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Light Scattering by Irregularly Shaped Particles

  • Donald W. Schuerman

Table of contents

  1. Front Matter
    Pages i-x
  2. Introduction

  3. User Needs

  4. Specific Particle Descriptions

    1. V. Ramaswamy, Petr Chýlek
      Pages 55-61
    2. Bernard Vonnegut
      Pages 63-67
    3. A. Hogan, A. M. Pitaniello, R. Cheng, S. Barnard, W. Winters, J. A. Samson
      Pages 79-86
  5. Theoretical Methods

    1. Herschel Weil, C. M. Chu
      Pages 127-134
    2. J. T. Kiehl, M. W. Ko, A. Mugnai, Petr Chýlek
      Pages 135-140
    3. Petr Chýlek, J. T. Kiehl, M. K. W. Ko, A. Ashkin
      Pages 153-164
    4. Charles Acquista, A. C. Holland
      Pages 169-175
    5. George W. Kattawar, Terry J. Humphreys
      Pages 177-190
    6. J. R. Aronson, A. G. Emslie
      Pages 191-200
    7. Kuo-Nan Liou, Rich F. Coleman
      Pages 207-218
    8. Sonoyo Mukai, Tadashi Mukai, Richard H. Giese
      Pages 219-225
  6. Experimental Methods

  7. Experimental Results

    1. R. H. Zerull, R. H. Giese, S. Schwill, K. Weiss
      Pages 273-282
    2. Jerold R. Bottiger, Edward S. Fry, Randall C. Thompson
      Pages 283-290
    3. Madhu Srivastava, D. E. Brownlee
      Pages 291-298
    4. William S. Bickel, Mary E. Stafford
      Pages 299-305
  8. Inversion and Information Content

  9. Back Matter
    Pages 325-334

About this book

Introduction

This volume contains most of the invited papers presented at the International Workshop on Light Scattering by Irregularly Shaped Particles held on June 5-7, 1979. at the State University of New York at Albany (SUNYA). Over seventy participants representing many dis­ ciplines convened to define some of the ever-increasing number of resonant light-scattering problems associated with particle shape and to relate their most recent investigations in this field. It is obvious from the two introductory papers that an investi­ gator's primary discipline determines his/her approach to the light­ scattering problem. The meteorologist, Diran Deirmendjian, advocates an empirical methodology: to model the scattering by atmospheric aerosols, using equivalent spheres as standards, in the most effi­ cient and simplest manner that is consistent with remote sensing, in situ, and laboratory· data. Because of the almost infinite variety of particle shapes, he questions not only the possibility but even the usefulness of the exact solution of scattering by a totally arbitrary particle. The astrophysicist, J. Mayo Greenberg, is primarily concerned with the information content carried by the scattered light because this radiation is the sole clue to under­ standing the nature of interstellar dust. What measurements (polar­ ization, color dependence, etc ••• ) should be made to best determine a given particle characteristic (size, surface roughness, refractive index, etc ••• )? Thus, he considers the physics of the scattering process to be of paramount interest.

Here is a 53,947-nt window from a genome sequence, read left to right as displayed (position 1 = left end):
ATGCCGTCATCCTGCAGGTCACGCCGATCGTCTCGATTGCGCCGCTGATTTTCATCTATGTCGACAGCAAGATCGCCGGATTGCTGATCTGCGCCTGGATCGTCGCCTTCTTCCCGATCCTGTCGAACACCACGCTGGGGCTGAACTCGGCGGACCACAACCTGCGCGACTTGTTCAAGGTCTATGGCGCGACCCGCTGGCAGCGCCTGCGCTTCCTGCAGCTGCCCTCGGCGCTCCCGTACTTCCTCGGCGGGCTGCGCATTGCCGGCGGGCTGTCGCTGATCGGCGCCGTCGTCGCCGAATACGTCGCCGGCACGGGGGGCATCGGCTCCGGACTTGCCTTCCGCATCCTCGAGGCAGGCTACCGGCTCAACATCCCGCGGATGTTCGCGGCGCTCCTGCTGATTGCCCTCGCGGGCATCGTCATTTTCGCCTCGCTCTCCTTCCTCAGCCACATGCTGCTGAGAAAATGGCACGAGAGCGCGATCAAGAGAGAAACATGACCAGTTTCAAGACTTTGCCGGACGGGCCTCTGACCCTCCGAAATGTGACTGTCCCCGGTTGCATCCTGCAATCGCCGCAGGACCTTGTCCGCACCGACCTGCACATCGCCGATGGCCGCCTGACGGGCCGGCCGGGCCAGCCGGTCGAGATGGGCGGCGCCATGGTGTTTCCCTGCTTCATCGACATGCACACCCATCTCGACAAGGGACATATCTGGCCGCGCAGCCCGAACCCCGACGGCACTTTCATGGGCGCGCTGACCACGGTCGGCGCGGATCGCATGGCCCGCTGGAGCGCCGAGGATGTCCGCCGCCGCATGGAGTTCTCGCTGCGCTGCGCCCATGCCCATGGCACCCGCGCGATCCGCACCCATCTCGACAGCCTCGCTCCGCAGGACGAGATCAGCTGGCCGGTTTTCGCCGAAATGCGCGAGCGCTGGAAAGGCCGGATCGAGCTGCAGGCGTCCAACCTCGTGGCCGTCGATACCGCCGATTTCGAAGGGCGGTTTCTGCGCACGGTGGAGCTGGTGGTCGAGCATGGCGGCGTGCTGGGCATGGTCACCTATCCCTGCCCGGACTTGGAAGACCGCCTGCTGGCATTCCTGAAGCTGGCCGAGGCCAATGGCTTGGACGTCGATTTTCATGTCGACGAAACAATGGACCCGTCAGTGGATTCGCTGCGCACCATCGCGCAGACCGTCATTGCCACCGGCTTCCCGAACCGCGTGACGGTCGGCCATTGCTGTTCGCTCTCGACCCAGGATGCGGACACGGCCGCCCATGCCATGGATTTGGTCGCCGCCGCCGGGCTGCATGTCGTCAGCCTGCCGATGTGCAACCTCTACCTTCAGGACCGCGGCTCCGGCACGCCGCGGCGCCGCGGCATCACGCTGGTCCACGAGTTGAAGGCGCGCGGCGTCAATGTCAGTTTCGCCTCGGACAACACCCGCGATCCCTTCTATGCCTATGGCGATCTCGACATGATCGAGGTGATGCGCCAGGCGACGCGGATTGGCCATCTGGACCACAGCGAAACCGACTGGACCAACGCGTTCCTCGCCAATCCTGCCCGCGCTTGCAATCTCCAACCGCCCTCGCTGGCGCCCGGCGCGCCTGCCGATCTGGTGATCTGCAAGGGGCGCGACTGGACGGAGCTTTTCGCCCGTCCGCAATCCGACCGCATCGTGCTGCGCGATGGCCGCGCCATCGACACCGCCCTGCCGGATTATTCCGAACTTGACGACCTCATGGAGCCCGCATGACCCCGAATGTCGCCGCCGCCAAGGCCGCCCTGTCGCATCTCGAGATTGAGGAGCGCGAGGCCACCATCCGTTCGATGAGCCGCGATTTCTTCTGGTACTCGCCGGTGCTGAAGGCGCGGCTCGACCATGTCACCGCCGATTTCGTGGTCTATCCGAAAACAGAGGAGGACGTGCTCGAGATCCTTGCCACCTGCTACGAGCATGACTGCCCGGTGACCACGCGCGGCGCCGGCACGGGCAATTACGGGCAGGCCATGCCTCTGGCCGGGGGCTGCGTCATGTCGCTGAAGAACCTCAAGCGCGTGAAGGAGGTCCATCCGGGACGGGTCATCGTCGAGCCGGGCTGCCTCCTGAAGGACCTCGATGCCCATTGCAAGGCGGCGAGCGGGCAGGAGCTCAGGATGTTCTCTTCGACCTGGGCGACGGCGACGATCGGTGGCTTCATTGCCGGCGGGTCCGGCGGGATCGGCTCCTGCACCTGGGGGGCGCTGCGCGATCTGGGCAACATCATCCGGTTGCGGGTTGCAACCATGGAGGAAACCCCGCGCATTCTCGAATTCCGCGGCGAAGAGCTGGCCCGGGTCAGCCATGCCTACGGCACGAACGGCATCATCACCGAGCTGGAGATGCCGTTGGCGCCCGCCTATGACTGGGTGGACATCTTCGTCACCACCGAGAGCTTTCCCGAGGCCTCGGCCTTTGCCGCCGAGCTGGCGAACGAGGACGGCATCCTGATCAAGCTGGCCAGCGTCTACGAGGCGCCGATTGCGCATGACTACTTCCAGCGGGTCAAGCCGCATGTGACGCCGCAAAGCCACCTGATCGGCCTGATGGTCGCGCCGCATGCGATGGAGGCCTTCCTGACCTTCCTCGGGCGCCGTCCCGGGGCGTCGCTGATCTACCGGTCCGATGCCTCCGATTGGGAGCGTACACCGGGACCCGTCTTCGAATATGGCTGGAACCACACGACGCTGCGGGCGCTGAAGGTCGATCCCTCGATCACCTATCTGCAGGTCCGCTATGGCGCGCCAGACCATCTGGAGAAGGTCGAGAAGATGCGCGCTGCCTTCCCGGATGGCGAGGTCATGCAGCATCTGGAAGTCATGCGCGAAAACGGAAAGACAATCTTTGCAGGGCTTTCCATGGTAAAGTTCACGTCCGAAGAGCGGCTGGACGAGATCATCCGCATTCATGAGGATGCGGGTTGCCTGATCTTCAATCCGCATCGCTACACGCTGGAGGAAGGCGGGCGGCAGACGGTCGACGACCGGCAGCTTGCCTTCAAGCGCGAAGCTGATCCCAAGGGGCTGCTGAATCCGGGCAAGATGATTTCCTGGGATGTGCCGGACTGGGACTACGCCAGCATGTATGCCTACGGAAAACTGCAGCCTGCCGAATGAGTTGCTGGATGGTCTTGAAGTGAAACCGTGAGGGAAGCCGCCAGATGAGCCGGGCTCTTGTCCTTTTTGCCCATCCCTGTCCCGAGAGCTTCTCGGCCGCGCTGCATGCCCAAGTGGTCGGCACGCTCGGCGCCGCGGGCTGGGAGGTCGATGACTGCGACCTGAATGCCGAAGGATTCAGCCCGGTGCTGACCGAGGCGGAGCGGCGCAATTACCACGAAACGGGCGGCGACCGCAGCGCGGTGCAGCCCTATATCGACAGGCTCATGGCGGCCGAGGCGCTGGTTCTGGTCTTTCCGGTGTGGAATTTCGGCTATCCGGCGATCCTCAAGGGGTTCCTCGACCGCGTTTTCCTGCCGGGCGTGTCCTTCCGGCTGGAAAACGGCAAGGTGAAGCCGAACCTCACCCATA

Keywords

color information light scattering measurement model nature physics radiation remote sensing scattering sensing surface

Editors and affiliations

  • Donald W. Schuerman
    • 1
  1. 1.Space Astronomy LaboratoryState University of New York at AlbanyUSA

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